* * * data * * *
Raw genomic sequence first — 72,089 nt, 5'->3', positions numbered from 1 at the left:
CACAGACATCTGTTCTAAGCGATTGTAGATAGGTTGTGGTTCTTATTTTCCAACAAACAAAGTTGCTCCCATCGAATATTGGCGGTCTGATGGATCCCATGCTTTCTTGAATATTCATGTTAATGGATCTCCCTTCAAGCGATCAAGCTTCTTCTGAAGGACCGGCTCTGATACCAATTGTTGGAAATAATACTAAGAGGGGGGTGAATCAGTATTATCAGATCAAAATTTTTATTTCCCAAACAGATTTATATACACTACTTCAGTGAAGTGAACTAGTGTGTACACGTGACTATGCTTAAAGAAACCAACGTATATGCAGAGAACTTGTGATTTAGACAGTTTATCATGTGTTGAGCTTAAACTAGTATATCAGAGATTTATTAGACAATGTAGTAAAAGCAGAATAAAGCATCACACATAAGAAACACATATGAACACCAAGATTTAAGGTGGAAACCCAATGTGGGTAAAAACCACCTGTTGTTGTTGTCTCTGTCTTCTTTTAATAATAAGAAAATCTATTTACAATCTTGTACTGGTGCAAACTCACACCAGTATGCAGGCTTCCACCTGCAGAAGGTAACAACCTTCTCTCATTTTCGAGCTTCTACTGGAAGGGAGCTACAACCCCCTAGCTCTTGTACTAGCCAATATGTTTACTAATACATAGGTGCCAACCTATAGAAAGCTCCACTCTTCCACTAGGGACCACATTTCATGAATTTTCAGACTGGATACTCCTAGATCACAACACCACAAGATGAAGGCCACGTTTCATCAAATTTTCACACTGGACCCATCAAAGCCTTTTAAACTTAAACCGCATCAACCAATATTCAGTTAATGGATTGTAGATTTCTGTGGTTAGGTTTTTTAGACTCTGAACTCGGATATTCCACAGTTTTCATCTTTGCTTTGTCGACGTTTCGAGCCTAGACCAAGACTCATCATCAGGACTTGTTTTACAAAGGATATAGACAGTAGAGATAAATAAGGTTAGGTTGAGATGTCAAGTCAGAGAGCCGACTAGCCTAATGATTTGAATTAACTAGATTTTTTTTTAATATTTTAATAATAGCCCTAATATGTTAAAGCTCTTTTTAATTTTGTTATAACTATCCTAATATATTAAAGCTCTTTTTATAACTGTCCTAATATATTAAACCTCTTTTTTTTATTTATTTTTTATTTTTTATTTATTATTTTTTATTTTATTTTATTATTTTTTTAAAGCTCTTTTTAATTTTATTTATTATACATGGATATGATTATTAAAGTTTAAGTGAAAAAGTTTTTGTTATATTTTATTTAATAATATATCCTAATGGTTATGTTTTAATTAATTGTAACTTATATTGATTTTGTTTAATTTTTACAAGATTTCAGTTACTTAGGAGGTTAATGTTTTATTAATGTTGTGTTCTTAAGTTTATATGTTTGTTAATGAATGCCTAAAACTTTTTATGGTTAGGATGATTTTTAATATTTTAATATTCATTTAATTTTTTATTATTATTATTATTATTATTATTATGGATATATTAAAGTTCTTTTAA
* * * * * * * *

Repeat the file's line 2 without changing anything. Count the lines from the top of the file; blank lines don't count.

CACAGACATCTGTTCTAAGCGATTGTAGATAGGTTGTGGTTCTTATTTTCCAACAAACAAAGTTGCTCCCATCGAATATTGGCGGTCTGATGGATCCCATGCTTTCTTGAATATTCATGTTAATGGATCTCCCTTCAAGCGATCAAGCTTCTTCTGAAGGACCGGCTCTGATACCAATTGTTGGAAATAATACTAAGAGGGGGGTGAATCAGTATTATCAGATCAAAATTTTTATTTCCCAAACAGATTTATATACACTACTTCAGTGAAGTGAACTAGTGTGTACACGTGACTATGCTTAAAGAAACCAACGTATATGCAGAGAACTTGTGATTTAGACAGTTTATCATGTGTTGAGCTTAAACTAGTATATCAGAGATTTATTAGACAATGTAGTAAAAGCAGAATAAAGCATCACACATAAGAAACACATATGAACACCAAGATTTAAGGTGGAAACCCAATGTGGGTAAAAACCACCTGTTGTTGTTGTCTCTGTCTTCTTTTAATAATAAGAAAATCTATTTACAATCTTGTACTGGTGCAAACTCACACCAGTATGCAGGCTTCCACCTGCAGAAGGTAACAACCTTCTCTCATTTTCGAGCTTCTACTGGAAGGGAGCTACAACCCCCTAGCTCTTGTACTAGCCAATATGTTTACTAATACATAGGTGCCAACCTATAGAAAGCTCCACTCTTCCACTAGGGACCACATTTCATGAATTTTCAGACTGGATACTCCTAGATCACAACACCACAAGATGAAGGCCACGTTTCATCAAATTTTCACACTGGACCCATCAAAGCCTTTTAAACTTAAACCGCATCAACCAATATTCAGTTAATGGATTGTAGATTTCTGTGGTTAGGTTTTTTAGACTCTGAACTCGGATATTCCACAGTTTTCATCTTTGCTTTGTCGACGTTTCGAGCCTAGACCAAGACTCATCATCAGGACTTGTTTTACAAAGGATATAGACAGTAGAGATAAATAAGGTTAGGTTGAGATGTCAAGTCAGAGAGCCGACTAGCCTAATGATTTGAATTAACTAGATTTTTTTTTAATATTTTAATAATAGCCCTAATATGTTAAAGCTCTTTTTAATTTTGTTATAACTATCCTAATATATTAAAGCTCTTTTTATAACTGTCCTAATATATTAAACCTCTTTTTTTTATTTATTTTTTATTTTTTATTTATTATTTTTTATTTTATTTTATTATTTTTTTAAAGCTCTTTTTAATTTTATTTATTATACATGGATATGATTATTAAAGTTTAAGTGAAAAAGTTTTTGTTATATTTTATTTAATAATATATCCTAATGGTTATGTTTTAATTAATTGTAACTTATATTGATTTTGTTTAATTTTTACAAGATTTCAGTTACTTAGGAGGTTAATGTTTTATTAATGTTGTGTTCTTAAGTTTATATGTTTGTTAATGAATGCCTAAAACTTTTTATGGTTAGGATGATTTTTAATATTTTAATATTCATTTAATTTTTTATTATTATTATTATTATTATTATTATGGATATATTAAAGTTCTTTTAA